The condition for stability is that the saving curve must be positively sloped. MPS is the slope of the saving function. To have stability, the value of MPS must be positive but less than one. Remember that MPS is complementary to MPC. If MPC < 1, then MPS must be less than one since MPC + MPS = 1. Thus, the condition for stability in equilibrium income in both the approaches is the same, i.e., 0 < MPC < 1.

**A Numerical Example on the Determination of Equilibrium National Income in. a two-sector economy:**

Suppose, consumption (C) is given by the consumption function

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C = 5 + 0.8Y

where Y is income.

Assume that investment is autonomous (I) and is given by

I = Rs. 10

With this information, we want to derive the equilibrium values of income, consumption, saving and investment.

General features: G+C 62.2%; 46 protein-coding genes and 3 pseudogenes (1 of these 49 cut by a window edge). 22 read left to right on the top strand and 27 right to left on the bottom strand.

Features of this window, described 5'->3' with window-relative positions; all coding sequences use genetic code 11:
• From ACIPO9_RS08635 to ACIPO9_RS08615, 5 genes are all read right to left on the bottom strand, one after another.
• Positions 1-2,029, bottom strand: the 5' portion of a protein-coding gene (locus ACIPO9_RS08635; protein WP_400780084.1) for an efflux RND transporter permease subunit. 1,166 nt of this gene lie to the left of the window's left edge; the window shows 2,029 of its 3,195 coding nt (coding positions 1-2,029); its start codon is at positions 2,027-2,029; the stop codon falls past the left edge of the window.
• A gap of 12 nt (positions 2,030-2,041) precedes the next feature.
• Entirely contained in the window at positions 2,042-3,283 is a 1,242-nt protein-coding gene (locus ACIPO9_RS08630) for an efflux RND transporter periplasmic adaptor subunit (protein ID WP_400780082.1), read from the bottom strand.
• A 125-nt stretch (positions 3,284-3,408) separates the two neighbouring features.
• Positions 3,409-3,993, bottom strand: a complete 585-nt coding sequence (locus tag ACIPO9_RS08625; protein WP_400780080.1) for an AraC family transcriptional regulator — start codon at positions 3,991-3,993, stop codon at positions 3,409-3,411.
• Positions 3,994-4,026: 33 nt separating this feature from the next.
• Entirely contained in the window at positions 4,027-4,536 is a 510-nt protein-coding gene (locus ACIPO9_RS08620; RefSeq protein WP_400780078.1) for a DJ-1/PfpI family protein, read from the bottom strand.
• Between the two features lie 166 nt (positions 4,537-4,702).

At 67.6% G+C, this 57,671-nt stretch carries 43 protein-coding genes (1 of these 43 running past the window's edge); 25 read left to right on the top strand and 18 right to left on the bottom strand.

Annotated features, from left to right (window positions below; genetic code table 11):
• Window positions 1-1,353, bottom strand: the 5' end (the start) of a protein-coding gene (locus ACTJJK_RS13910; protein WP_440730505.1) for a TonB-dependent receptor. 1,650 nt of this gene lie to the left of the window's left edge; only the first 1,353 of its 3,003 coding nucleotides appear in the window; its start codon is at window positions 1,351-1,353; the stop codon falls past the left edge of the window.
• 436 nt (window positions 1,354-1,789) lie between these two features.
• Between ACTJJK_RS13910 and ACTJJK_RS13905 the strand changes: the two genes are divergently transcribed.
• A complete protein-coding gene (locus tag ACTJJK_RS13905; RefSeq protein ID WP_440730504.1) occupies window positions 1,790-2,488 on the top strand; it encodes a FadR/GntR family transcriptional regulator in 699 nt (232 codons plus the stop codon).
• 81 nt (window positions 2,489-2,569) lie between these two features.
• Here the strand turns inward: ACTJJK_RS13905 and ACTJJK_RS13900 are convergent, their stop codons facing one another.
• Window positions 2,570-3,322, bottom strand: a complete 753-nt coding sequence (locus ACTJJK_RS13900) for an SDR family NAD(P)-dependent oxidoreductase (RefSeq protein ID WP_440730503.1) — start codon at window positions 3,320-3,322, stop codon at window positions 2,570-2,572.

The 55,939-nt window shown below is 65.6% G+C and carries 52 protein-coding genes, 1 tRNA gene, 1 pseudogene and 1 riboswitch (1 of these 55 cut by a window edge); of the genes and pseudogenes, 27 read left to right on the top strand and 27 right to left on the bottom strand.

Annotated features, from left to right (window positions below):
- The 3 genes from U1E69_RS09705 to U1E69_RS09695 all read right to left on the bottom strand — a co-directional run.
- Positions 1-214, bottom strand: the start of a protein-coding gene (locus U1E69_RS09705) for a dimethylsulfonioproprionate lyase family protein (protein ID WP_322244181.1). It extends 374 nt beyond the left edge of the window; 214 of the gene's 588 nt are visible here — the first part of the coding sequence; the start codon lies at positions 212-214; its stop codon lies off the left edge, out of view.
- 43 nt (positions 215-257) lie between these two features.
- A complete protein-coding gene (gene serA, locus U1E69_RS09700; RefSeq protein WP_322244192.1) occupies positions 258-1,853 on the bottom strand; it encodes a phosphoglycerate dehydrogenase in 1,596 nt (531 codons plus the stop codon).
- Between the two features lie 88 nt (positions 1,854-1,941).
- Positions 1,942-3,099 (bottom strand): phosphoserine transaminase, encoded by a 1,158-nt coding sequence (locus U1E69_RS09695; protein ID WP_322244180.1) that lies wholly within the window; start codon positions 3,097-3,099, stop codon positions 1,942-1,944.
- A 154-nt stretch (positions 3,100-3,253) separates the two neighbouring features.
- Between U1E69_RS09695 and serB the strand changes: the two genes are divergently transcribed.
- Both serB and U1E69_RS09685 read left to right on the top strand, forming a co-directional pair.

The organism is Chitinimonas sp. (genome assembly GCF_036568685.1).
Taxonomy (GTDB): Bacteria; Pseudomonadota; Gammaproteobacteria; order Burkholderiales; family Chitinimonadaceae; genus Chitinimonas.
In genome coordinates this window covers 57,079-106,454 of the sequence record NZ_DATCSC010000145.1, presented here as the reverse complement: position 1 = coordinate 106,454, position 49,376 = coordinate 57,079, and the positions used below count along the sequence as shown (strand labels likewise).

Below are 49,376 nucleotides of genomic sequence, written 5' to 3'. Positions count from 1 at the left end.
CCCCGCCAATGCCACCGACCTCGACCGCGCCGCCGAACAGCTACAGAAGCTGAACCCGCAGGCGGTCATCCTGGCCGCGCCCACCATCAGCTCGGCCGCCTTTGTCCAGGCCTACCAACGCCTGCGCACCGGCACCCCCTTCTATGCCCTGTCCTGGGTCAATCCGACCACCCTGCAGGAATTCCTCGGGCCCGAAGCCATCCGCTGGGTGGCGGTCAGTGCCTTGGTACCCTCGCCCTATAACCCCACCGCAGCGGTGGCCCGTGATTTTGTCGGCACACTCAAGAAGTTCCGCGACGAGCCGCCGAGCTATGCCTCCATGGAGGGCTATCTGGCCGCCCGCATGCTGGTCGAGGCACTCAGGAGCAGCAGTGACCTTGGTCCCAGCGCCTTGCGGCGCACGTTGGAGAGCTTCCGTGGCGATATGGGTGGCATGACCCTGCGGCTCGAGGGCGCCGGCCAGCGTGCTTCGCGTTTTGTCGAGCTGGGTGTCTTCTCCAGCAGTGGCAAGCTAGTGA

**Solution: **

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Equilibrium condition is Y = C + I, where C = a + bY and I = I. Putting the values of C and I, we obtain

Y = a + bY + I

or Y – bY = a + I

or Y (I – b) = a + I

Here, Y is the equilibrium level of income. Substituting the consumption and investment equations into equation Y, we get 1

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Y =1/1-0.8 (5 + 10) – Rs. 75

Thus, C = 5 + 0.8(75) = Rs. 65, and

S = Y-C = 75 – 65 = Rs. 10

I = Rs. 10

The above approach has an alternative approach, known as saving-investment approach.

**Alternative solution: **

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Equilibrium condition now is S = I

S = Y – C = Y – a – bY

= – a + (1 – b) Y

Assuming 1=1, the equilibrium condition becomes

-a + (l-b) Y = I

So the equilibrium level of income is